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WHAT’S it like to live with polio? According to Paralympic athlete and Rotary ​polio ambassador, Anne Wafula Strike, her body is “like a jellyfish”.

“Polio has affected me in a funny way, affecting my nervous system which has ​prevented some of my muscles from growing,” she explained.

“Some people will have a weak hand or a weak leg, but the way polio affected my ​body was in an ‘S’ shape all the way from the top to the bottom, so some of my limbs ​are bigger than others. I’ve got no muscle growth on the left side of my trunk, and ​what is presented on the right-hand side of my body is muscle, but it does not get any ​signal.

“Sometimes I look at myself and say ‘I’ve got a body like a jellyfish’.”

Anne’s polio journey from Kenya to Britain has been well documented in the book “In ​My Dreams I Dance”, an evocative autobiography with tales of prejudice, friendship ​and motherhood, leading to triumph over testing circumstances. It is a tale of ​adversity, endurance and accomplishment.

From being a healthy child one day living in Mihuu, a village in western Kenya, the ​next this two-year-old child was regarded as an outcast by the elders, struck down by ​a mysterious illness which no-one knew the cause or treatment of.

“I was coming down from the river with my mother carrying small pots and mimicking ​what she was doing, and then as we approached the homestead I fell down,” recalled ​Anne. “I had developed a high temperature and my grandmother thought I’d been ​bitten by a snake. By the following day, I’d lost consciousness and my whole body was ​limp.

“my family were adamant they wanted to find a cure for me, yet the village had tried to burn down my dad’s house.”

“They called in a witch doctor, but nothing happened. They called in the Christians who forced holy water down my throat. This went on for several months and then my dad, who was in the Army, was advised to give me up.

“They told him: ‘This is a woman, she is no good, she is a second class citizen. Because she is disabled she will not amount to what the African woman is supposed to do. She won’t go to the river to fetch water or firewood, and be the traditional wife’.

“But my father told the community he would not give me up. He told them: ‘She is my daughter, she is my fourth, she is my blood. There’s no way I would abandon my child’.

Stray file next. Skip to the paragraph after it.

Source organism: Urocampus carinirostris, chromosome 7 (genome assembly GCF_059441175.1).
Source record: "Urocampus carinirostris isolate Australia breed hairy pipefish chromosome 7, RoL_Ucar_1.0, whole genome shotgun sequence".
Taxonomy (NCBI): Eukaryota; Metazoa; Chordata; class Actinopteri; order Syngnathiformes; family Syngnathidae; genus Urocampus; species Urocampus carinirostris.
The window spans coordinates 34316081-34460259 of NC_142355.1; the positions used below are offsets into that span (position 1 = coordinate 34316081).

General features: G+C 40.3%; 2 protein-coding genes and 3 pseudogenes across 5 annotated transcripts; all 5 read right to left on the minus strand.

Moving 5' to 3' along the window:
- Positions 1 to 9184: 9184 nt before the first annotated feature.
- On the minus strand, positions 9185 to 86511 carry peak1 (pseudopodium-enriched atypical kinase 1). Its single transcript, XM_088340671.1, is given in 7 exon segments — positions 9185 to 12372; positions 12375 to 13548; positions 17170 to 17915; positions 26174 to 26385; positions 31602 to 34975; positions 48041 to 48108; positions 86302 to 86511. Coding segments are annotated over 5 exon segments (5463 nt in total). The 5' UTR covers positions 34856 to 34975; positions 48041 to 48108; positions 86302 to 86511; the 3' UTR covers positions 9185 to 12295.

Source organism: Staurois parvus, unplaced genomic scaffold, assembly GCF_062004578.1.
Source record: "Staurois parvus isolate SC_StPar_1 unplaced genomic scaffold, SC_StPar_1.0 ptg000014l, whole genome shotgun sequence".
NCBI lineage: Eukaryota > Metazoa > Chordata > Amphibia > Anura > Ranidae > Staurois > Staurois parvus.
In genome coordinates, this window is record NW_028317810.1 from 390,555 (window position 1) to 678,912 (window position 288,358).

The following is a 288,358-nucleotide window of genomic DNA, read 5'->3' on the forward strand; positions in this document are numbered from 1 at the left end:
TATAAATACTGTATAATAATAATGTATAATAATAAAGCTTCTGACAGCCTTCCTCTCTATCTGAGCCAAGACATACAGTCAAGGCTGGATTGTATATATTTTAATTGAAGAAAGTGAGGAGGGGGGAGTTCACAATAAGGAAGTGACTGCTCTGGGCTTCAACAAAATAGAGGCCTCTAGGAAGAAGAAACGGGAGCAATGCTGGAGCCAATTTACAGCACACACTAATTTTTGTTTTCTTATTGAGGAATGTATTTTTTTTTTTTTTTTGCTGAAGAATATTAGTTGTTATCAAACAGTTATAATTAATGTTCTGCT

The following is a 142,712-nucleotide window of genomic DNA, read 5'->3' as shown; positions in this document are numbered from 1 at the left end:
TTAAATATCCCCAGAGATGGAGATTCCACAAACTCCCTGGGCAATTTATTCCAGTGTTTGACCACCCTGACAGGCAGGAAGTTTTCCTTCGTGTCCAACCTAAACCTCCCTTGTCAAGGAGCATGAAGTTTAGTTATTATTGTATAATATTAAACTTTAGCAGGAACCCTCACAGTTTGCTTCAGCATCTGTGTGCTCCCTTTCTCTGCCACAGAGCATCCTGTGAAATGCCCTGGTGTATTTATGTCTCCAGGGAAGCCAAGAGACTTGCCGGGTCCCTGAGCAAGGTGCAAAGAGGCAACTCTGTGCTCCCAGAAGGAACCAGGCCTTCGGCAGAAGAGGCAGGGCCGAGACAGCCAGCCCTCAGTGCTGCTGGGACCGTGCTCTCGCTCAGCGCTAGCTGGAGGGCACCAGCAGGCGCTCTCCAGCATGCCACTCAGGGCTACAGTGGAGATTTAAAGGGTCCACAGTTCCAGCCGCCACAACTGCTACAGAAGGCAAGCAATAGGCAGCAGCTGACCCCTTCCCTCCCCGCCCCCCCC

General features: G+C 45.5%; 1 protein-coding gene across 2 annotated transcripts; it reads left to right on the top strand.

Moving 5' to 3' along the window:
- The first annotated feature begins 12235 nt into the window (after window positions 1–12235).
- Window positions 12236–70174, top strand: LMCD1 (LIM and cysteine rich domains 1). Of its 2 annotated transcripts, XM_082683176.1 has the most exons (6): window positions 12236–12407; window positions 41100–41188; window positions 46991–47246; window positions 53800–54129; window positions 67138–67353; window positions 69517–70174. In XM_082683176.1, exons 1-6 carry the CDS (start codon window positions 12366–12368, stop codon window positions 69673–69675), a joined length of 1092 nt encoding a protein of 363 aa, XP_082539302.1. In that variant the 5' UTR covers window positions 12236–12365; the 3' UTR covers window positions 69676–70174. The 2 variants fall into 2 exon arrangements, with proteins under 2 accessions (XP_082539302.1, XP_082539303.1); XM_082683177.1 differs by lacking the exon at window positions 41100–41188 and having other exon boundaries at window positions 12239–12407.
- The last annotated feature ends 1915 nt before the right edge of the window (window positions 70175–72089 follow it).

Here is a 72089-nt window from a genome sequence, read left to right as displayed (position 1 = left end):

“My family were adamant they wanted to find a cure for me, yet the village had tried to burn down my dad’s house, and then he was advised by his parents and elder brothers to just go.”

And so Anne’s family headed for the Kenyan capital Nairobi where British doctors at the hospital advised them she has poliomyelitis and began the long path towards giving her mobility using calipers and crutches, and with her legs in braces. Anne ended up at a school for the physically handicapped, before going onto mainstream secondary school.

As she tells her story, one she has recounted many times, she reflects on how hard it was growing up, being treated differently, and how hard her family had to fight against prejudice and hostility from others. “With a lack of knowledge, people thought my disability was contagious. I had to fight for everything.”

Kenyan women in traditional costume

Anne Wafula Strike proudly wearing traditional Kenyan attire

Anne went to university where she qualified as a teacher before falling in love and marrying a man from Newcastle. Anne and Norman moved to Essex, and defied medical experts when she gave birth to a baby boy called Timothy.

Following the birth, Anne was looking for ways of losing weight and stumbled upon wheelchair racing. She turned out to be pretty good, and remarkably found herself competing at the 2004 Paralympic Games in Athens as a Kenyan athlete, becoming the first wheelchair racer from East Africa to compete at this prestigious event.

Anne later switched allegiance to represent Great Britain at international meetings. “England is where I first discovered wheelchair racing existed so I do feel like I am from Great Britain. I was very proud when I competed for Kenya in Athens, so I consider myself an Essex girl from Africa!”

In 2014, Anne was awarded an MBE for services to disability sport and charity, and in recent years has become a campaigner for disabled rights.

Six years ago, while on a train, she was unable to reach a toilet on time because of her wheelchair. She lost control of her bladder and urinated into her clothing. Afterwards, Anne criticised CrossCountry trains for failing to provide a working disabled accessible toilet on the train.

“rotarians are my heroes and heroines ​because they are still fighting this disease”

Anne has also worked closely as a Rotary ambassador joining the campaign to eliminate ​polio. “I live in Essex, and we had the discovery of that polio sample in North London last ​year, just 30 miles away,” she added. “This is frightening and goes to show how polio is ​just a few hours away from anyone.

“Rotarians are my heroes and heroines because they are still fighting this disease. Until ​every child in the world is vaccinated, until every child gets their booster, then we are ​not safe.

“And that’s why we have to make sure that parents get their children vaccinated and that ​the parents understand the importance of the polio vaccine.”

Find out more about Anne Strike at:

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